Even the boss of everything in your computer, the processor, has a house which is called the socket. The CPU socket is rarely talked about because it practically does very little to affect performance.
Why The Talk Of CPU Sockets Then?
For those of you who are looking to upgrade their CPUs, you need to know what socket type lies on your motherboard. Your board socket type is going to determine what CPU you can use.
Let’s get an in-depth look into what CPU sockets are and why they are important. 😃
Think of a light bulb holder. The holder makes the bulb functionable by connecting it to an electrical network. The CPU and its socket work in the exact same manner.
The CPU socket makes the processor part of the motherboard’s electrical network, thus allowing power and offering a way for the CPU to communicate with the rest of the computer.
Modern computers place the CPU socket on the motherboard. In the old times, there were other CPU socket configurations, including slot-mounted processors that you would plug in like a modern PCI card.
Today, however, you place your CPU into the socket, on the motherboard, and secure it using a latch of some type.
CPU sockets date back 3 to 4 decades. Intel’s maiden processor, the Intel 386, used a 132-pin PGA socket. The original Intel Pentium CPU used Sockets 4 and 5 later on.
Why do Different Types of CPU Sockets Still Exist?
Different CPU architectures are the primary reason for different CPU sockets. Modern-day processor architectures come with a new set of requirements, including shape, size, and motherboard compatibility.
Moreover, there are two major x86 processor rivals, AMD and Intel. AMD and Intel CPUs have separate processor architectures, and compatibility between the two is next to impossible.
Type of CPU Sockets
Over the years, we have known many different types of CPU sockets. However, today, only three are relevant: LGA, PGA, and BGA.
LGA and PGA
LGA and PGA are literal opposites of one another, in terms of structure. “Land grid array” (LGA) consists of a socket with pins that you place the processor on. PGA (“pin grid array”), on the other hand, places the pins on the processor, which you then insert into a socket which contains holes in it.
These days, Intel CPUs make use of LGA sockets, while AMD CPUs use PGA. Some exceptions include the AMD Threadripper using Socket TR4 (short for Threadripper 4), which is an LGA socket.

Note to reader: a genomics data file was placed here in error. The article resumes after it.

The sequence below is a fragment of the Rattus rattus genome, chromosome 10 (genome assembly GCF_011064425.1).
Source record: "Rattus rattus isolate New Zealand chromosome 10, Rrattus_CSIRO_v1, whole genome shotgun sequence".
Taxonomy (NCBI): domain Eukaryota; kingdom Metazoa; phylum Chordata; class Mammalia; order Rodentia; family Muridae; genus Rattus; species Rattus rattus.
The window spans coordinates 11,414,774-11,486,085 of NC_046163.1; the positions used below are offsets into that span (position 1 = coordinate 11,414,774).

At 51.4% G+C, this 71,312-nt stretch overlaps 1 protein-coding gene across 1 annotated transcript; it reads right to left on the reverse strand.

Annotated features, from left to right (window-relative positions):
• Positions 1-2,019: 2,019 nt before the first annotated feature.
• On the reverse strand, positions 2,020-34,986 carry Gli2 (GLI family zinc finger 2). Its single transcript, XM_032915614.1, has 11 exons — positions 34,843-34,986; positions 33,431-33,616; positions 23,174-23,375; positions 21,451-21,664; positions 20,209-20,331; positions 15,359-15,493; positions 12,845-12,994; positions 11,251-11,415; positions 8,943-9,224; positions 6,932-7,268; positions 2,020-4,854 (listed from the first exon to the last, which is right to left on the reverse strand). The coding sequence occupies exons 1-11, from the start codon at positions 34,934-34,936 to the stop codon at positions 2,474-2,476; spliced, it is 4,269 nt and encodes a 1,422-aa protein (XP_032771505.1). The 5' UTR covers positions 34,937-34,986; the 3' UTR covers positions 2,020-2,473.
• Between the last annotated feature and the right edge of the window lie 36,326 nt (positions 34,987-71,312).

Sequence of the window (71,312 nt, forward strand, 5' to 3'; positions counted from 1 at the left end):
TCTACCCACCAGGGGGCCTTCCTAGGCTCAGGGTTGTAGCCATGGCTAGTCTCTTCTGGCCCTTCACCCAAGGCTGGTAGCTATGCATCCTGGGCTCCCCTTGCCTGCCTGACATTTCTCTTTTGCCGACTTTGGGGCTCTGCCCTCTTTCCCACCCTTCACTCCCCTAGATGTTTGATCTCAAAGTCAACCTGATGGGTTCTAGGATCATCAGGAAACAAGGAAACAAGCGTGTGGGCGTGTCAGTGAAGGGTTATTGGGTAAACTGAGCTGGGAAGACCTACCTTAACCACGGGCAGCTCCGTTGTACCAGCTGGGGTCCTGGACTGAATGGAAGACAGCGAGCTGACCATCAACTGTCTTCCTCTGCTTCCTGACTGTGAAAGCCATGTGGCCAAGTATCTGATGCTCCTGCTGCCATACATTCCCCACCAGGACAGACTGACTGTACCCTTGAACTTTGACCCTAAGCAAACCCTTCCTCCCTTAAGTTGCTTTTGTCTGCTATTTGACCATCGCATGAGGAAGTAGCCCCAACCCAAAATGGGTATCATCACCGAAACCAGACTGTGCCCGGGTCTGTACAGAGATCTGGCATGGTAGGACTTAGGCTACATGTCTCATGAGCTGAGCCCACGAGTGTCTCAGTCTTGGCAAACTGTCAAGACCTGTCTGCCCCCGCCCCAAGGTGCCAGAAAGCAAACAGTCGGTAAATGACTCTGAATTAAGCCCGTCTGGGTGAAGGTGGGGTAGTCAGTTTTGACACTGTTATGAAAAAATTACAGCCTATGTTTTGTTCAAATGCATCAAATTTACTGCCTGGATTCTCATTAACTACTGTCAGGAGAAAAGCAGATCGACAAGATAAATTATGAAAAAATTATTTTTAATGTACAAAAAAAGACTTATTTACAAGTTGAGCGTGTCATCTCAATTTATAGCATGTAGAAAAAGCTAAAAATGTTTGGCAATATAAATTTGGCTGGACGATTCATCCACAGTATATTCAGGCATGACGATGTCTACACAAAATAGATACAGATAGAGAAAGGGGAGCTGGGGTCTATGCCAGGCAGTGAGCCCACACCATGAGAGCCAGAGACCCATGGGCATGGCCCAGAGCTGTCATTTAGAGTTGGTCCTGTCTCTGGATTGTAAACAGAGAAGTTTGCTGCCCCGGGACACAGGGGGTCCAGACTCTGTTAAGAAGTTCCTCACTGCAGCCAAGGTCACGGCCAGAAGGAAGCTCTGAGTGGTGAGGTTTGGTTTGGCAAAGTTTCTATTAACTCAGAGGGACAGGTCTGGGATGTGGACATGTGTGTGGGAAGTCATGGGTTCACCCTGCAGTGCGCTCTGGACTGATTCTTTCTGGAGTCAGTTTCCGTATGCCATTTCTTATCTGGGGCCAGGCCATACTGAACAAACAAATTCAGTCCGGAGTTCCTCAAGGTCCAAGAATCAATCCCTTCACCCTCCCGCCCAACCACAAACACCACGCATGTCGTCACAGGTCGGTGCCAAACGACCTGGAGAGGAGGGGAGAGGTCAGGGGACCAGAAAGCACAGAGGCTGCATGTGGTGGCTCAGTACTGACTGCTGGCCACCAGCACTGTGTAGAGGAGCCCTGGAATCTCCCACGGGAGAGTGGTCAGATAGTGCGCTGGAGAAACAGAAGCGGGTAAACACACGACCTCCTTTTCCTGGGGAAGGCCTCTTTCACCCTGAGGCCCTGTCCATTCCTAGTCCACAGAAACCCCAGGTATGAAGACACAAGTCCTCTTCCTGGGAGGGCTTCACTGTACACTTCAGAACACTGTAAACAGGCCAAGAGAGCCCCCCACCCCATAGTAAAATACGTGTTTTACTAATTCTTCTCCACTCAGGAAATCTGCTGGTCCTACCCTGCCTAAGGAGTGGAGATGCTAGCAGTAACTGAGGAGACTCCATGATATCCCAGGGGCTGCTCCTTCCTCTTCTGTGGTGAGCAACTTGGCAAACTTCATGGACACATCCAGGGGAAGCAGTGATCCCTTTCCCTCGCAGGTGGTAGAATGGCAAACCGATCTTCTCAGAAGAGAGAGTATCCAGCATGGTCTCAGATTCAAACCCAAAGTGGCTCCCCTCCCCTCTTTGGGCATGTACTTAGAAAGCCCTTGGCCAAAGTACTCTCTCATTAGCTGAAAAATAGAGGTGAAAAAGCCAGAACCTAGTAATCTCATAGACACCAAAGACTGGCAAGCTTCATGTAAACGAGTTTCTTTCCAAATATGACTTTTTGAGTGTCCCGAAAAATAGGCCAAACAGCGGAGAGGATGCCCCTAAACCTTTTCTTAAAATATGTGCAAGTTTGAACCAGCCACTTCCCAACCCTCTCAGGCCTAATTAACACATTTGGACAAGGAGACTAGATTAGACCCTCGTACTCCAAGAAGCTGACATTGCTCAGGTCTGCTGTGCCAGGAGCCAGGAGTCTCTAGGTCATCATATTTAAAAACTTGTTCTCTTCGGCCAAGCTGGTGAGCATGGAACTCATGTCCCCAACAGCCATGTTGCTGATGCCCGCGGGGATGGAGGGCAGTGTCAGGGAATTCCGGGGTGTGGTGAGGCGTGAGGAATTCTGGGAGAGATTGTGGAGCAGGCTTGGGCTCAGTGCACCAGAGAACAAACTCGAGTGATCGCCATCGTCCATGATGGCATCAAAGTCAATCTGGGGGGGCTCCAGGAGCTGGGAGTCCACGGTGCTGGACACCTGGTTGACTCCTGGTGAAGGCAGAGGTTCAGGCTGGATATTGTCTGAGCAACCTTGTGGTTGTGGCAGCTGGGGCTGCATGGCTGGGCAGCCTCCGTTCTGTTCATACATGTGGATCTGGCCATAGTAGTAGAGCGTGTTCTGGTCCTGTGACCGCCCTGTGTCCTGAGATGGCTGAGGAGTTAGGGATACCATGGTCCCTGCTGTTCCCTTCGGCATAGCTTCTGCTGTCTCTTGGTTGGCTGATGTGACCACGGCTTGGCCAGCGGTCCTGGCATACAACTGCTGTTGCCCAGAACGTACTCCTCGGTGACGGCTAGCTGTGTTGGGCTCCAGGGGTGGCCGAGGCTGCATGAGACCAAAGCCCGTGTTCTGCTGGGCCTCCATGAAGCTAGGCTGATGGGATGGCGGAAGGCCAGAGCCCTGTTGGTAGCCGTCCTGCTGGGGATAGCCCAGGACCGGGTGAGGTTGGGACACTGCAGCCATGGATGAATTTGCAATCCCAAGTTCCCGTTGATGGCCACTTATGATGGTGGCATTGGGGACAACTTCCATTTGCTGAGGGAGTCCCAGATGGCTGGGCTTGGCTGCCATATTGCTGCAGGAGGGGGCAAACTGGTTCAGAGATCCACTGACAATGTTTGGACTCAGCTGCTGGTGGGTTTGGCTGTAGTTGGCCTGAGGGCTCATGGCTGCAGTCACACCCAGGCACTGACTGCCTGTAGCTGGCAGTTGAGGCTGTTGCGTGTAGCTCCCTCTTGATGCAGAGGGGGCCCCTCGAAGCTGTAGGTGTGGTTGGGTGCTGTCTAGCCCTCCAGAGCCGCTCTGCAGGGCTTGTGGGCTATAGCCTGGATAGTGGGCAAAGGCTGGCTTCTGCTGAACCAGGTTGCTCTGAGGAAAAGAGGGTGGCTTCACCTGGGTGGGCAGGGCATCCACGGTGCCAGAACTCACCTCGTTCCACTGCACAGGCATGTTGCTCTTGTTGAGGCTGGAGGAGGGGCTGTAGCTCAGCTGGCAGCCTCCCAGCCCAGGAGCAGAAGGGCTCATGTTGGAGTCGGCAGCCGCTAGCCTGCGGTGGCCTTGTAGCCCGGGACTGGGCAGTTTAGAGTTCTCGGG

TR4 is only AMD’s second LGA socket. Some years back, Intel CPUs like the Pentium, Pentium 2, and Pentium 3 used PGA sockets.
The BGA socket, which stands for “ball grid array”, permanently attaches the processor to the motherboard during production, making upgrades impossible. A BGA socket and motherboard can potentially cost less, but as mentioned above, upgrades are impossible.
BGA may not even be considered a socket in technical terms because it is a permanent motherboard feature. BGA sockets are still worth mentioning since it serves the same function.
Over the years, with the rise in system-on-a-chip (SoC) hardware, Intel has increased its BGA socket use. Similarly, ARM, Broadcom, Qualcomm, Nvidia, and other SoC manufacturers all rely heavily on BGA these days.
Does CPU Socket Type Matter?
Do you think a processor using a particular socket type will fit into any motherboard that has that very socket? The answer to that question is a big fat NO!
Socket types like LGA are not specific models, rather categories. There are many socket variations built on the basic specification.
Intel gives its LGA sockets a name based upon the number of pins. LGA1155, for example, has 1,155 individual socket pins. A processor built for that specific socket type will work only with that socket.
Sometimes the numbers are incredibly intricate, like LGA1155 and LGA1156, but you cannot force one into the opposing socket. A single Intel socket variation can cover multiple CPU generations.
AMD rivals intel with a different twist. It labels its sockets with broad names, like AM3 or FM1. Compatibility is still strictly enforced, though AMD occasionally upgrades a socket while retaining compatibility. You can spot an upgraded AMD socket with the “+” symbol, such as AM2+ and AM3+.
Could CPU Sockets Become Extinct?
Sockets offer so much more to users than just powerful processors to meet their daily tech needs. They allow for easy upgradation or service.
What that means is that both home and business can build a system to whatever specification they desire, knowing that when they have more in their wallet, they can go and make an upgrade.
The rise of mobile devices has brought forth a plethora of questions. Many people think that PCs are close to extinction, but I personally feel that it is far from the case.
The extinction of sockets may very well be a possibility in the distant future, but for now, considering their demise is a little premature.
I mean take a glance at how Intel and AMD are developing smaller, faster CPU manufacturing processes. Moreover, look at the effort going into upgrading existing sockets or producing new socket variations.
It all kind of makes sense as well. Even though there are more potent mobile devices now than there ever were, IT experts will always look to a motherboard with a socket which allows for easy upgrading as opposed to changing their entire system.
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